Congressional Democrats have proposed legislation to update labor laws, making it more difficult for companies to classify workers as independent contractors.
It follows last week's California Supreme Court ruling that tightened standards at the state level when it comes to deciding whether a worker is an employee, who is entitled to benefits and protections under the law.
Independent contractors proliferated in the aftermath of the Great Recession, when companies laid off millions of workers but then found they still needed some of their services. It led to creation of the so-called “gig economy,” where workers were hired as independent contractors for periodic work.
As the economy recovered, many of these “gig” workers found themselves working full time but without employee benefits, which saved the employer money.
Sen. Bernie Sanders (I-Vt.) and Rep. Mark Pocan (D-Wis.) are proposing legislation they say would strengthen the middle class by severely limiting the gig economy, requiring employers to meet a stiff test in their classification of workers.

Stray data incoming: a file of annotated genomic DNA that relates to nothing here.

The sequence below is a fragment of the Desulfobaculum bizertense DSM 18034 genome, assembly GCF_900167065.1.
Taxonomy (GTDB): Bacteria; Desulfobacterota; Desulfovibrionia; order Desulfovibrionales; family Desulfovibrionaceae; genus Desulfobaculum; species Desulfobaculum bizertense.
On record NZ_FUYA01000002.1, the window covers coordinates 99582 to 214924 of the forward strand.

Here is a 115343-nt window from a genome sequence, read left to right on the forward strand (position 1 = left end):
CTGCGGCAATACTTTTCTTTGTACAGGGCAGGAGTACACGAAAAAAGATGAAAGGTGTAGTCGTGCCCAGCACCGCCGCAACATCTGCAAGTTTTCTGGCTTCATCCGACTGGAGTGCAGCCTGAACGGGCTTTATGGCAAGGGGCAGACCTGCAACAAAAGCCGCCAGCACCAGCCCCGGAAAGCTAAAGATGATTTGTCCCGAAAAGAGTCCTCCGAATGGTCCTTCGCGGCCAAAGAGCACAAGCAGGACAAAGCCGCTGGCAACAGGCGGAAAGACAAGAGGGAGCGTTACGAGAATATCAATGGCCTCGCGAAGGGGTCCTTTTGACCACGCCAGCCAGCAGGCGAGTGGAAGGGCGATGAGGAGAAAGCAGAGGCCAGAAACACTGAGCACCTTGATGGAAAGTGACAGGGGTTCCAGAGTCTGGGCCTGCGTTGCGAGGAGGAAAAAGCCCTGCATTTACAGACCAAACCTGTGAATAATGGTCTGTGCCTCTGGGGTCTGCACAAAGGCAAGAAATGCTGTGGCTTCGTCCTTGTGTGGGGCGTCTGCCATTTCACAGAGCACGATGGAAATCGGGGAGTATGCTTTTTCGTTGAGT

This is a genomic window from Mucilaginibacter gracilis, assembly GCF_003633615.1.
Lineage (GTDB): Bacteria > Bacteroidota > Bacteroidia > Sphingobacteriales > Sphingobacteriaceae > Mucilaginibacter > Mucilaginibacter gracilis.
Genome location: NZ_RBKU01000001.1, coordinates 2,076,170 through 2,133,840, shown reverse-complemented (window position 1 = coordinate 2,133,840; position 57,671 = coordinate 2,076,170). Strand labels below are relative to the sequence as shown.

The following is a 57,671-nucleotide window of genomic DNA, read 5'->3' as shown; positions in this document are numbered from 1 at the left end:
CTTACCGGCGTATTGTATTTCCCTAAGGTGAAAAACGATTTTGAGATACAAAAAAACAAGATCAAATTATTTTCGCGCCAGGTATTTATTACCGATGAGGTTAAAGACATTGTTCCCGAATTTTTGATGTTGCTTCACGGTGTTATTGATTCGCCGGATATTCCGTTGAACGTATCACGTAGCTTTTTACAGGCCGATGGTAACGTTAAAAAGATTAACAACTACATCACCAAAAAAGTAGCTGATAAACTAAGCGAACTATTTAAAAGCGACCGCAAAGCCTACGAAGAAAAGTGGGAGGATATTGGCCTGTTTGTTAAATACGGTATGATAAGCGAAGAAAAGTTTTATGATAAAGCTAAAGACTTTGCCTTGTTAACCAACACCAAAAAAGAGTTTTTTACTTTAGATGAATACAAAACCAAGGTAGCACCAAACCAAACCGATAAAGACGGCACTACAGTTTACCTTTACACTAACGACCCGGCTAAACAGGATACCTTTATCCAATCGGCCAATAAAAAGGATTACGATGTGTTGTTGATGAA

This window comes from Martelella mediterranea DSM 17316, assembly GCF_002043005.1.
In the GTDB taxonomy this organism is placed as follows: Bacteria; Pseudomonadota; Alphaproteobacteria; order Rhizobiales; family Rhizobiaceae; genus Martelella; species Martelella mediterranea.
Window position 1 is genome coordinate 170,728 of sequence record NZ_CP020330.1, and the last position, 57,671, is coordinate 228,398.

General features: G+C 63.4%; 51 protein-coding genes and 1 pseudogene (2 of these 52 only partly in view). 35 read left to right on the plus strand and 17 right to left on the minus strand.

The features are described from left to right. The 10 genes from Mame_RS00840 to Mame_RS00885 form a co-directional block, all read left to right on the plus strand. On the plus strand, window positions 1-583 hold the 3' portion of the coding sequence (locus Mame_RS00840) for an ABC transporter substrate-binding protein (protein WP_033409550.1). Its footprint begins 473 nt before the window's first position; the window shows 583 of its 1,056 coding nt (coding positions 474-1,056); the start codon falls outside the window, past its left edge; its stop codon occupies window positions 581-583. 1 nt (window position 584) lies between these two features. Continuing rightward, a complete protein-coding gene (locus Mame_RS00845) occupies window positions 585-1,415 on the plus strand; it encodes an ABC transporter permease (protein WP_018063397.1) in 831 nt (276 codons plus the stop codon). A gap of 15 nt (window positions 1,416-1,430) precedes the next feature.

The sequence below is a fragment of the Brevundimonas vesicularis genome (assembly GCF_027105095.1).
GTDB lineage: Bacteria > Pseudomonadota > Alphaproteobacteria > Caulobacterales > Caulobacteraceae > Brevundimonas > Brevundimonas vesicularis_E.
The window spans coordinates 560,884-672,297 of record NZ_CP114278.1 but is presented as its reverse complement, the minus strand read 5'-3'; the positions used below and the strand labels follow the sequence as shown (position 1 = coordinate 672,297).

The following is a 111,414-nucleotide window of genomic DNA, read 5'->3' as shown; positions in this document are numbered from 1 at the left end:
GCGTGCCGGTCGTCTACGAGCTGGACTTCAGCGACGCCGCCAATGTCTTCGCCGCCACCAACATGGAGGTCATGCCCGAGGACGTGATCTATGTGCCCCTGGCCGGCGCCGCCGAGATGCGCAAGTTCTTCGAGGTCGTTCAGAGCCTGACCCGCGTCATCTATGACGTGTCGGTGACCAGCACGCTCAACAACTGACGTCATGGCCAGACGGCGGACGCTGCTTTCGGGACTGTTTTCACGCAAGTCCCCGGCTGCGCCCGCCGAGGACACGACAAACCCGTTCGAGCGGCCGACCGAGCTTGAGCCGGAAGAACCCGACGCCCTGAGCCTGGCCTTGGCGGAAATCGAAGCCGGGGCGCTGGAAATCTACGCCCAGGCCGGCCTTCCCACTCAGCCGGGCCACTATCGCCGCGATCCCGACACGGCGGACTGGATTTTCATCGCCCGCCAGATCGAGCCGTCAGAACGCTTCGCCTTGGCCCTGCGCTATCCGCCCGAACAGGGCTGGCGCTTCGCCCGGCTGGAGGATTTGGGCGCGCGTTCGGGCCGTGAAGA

The two lawmakers say their goal is “restoring workers' rights to bargain for better wages, benefits and working conditions.” The bill has the support of most labor unions.
“We must no longer tolerate CEOs and managers who intimidate, threaten or fire pro-union workers, who threaten to move plants to China if their workers vote in favor of a union, and who refuse to negotiate a first contract with workers who have voted to join unions,” Sanders said. “If we are serious about reducing income and wealth inequality and rebuilding the middle class, we have got to substantially increase the number of union jobs in this country.”
Follows California's lead
The measure would impose many of the same tests for worker classification as set forth last week by the California court. The justices ruled that an employer can only classify a worker as an independent contractor if they are doing work “outside the usual course” of work done by the company.
The Sanders-Pocan measure would go farther, making it easier to form unions and banning state right-to-work laws that prevent unions from collecting fees from all employees, whether they belong to the union or not.
At the moment, the measure is simply an idea for the future. Republicans are unenthusiastic, so it would require Democrats gaining control of both houses of Congress this fall, and capturing the White House in 2020, for the bill to become law.
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